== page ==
June 8, 2017 | By: Rustin Dodd

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Three Local Marketing Strategies That Work

If you have a business, then you have dabbled in marketing whether you realize it or not. You’ve decided on a name, and you’ve worked to get out the word about your products or services. You’ve also likely considered the times of year that are best for certain promotions and how to deliver a positive overall experience to your customers.

These thought exercises and activities are a great place to start, but to ramp up your revenue, you’ll need to dedicate the time, energy, and capital to specific marketing strategies designed to bring people in your front door.

In this post, we’ll cover the basics of local marketing, and offer three avenues that we have seen used to market local small to mid-sized businesses successfully.

What is Local Marketing?

Local Marketing refers to marketing activities that are designed to target specific geographic areas.  Generally, this is aimed at generating foot traffic to a local shop or service provider rather than a regional business or one operating in the digital arena, such as an eCommerce business.

“If you operate a local business (one that gets most of its customers from within a 75-mile radius) you can try many general marketing strategies, but you have one special consideration,” explains the Small Business Administration. “You have to attract prospects who are close enough to walk into your shop or close enough for you to visit to provide service. That calls for special techniques called ‘local marketing.'”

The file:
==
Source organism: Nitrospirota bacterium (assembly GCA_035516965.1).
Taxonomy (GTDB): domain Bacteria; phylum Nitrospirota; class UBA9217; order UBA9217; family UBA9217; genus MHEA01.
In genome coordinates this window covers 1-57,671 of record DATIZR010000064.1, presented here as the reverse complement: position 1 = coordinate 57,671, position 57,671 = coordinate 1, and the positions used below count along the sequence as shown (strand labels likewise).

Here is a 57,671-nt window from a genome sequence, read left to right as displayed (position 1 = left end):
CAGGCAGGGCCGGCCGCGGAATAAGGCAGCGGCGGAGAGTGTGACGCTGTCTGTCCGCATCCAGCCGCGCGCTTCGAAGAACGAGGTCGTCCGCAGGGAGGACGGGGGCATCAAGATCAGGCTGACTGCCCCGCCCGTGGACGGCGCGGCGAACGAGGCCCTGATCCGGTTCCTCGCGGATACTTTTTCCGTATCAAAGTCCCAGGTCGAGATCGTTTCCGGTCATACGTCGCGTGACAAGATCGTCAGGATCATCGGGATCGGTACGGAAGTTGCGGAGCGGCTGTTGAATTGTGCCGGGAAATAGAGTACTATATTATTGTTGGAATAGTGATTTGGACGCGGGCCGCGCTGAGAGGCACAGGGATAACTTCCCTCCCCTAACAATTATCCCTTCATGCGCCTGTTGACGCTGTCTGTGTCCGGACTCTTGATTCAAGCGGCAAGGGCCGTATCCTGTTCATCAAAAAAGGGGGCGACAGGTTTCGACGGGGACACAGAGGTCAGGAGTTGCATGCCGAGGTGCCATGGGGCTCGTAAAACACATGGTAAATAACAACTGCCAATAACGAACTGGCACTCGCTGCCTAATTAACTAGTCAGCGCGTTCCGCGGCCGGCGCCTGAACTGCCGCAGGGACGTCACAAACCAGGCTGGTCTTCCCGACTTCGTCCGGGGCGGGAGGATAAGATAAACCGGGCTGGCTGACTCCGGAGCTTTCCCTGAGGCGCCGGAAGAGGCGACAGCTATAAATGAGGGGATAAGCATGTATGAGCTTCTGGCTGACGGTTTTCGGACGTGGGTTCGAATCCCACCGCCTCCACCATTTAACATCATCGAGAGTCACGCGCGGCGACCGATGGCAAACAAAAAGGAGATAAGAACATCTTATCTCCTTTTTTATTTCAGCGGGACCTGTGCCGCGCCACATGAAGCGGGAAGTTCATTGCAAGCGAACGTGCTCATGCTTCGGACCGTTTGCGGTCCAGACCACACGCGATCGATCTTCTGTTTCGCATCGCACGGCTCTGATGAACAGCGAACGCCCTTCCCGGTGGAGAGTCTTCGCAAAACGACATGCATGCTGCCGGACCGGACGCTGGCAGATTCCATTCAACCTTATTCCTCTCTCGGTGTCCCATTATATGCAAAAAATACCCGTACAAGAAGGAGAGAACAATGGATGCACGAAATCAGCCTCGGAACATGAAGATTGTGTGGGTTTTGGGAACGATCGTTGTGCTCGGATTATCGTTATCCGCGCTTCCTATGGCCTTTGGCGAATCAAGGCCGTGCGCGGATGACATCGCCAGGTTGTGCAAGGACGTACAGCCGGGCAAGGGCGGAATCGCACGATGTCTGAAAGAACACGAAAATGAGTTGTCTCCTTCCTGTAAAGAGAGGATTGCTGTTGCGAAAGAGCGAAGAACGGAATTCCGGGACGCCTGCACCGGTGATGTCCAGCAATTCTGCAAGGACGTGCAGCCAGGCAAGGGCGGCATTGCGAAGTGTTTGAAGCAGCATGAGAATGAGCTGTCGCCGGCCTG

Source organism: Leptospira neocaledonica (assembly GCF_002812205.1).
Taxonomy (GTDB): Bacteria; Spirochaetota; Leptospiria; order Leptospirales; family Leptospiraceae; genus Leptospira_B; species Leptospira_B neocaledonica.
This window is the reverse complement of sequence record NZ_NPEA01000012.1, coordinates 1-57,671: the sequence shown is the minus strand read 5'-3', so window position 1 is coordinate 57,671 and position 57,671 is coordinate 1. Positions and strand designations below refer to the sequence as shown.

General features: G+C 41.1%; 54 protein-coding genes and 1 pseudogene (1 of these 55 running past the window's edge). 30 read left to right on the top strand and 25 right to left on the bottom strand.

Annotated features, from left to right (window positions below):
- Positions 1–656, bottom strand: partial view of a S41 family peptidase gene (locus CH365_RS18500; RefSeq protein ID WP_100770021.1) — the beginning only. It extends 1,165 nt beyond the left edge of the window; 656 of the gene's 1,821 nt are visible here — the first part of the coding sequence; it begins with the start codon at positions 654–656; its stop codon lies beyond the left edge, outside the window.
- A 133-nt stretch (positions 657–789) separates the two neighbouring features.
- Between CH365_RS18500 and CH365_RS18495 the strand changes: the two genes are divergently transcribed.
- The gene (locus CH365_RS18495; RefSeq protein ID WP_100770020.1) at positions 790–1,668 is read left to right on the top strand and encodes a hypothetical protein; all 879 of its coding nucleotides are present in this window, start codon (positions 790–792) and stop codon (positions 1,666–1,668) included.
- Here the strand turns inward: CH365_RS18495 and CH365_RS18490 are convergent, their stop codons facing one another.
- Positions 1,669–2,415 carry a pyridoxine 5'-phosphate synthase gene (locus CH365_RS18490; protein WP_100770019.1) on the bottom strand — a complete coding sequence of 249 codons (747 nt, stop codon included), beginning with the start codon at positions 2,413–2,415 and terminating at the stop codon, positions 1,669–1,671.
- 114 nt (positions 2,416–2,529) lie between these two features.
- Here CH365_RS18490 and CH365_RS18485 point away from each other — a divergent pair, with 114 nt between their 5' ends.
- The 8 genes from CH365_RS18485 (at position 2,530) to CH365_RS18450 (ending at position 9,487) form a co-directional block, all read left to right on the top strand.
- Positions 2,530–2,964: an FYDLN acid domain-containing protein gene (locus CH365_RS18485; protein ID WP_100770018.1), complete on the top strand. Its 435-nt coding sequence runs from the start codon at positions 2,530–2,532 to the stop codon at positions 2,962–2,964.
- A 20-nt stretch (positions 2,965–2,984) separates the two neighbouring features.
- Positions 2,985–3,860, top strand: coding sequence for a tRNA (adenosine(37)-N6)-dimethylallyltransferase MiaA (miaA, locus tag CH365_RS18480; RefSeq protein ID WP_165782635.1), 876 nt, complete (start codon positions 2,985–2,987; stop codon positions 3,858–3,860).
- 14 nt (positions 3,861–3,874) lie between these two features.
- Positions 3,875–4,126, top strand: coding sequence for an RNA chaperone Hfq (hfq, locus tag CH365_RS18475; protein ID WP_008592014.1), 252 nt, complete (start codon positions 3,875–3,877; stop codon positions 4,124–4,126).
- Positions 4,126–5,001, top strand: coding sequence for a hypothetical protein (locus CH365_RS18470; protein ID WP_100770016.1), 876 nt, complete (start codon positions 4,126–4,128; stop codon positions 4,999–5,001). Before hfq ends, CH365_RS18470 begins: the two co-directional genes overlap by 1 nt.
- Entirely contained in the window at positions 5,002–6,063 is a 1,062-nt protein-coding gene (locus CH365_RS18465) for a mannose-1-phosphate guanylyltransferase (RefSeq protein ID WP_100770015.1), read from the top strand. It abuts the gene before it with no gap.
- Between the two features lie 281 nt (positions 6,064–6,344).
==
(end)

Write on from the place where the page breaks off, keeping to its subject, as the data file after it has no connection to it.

There are a large number marketing activities that can fit nicely into your Local Marketing strategy.  Almost all of the traditional and digital marketing strategies that make up the bulk of the marketing mix of small to mid-sized businesses can be localized.

What works best for your business will depend on the type of business you operate, where you operate it, and your target demographics.  Having said that, there are some pretty universally used Local Marketing strategies that we think are a good fit for most small to mid-sized businesses.

Localized Search Engine Marketing

The first local marketing strategy to put on your list is localized search engine marketing. Most people start their search for products and services online. According to Search Engine Land, 50% of people go to the store or business they searched for within a day of that search.

There are two ways to look at this.  The first is that Google searches are a great way to attract new customers. The second is that if you’re not showing up in Google searches, then you are missing out on customers who are actively looking for businesses like yours.

Either way you look at it, showing up in local searches is an absolute must for your business.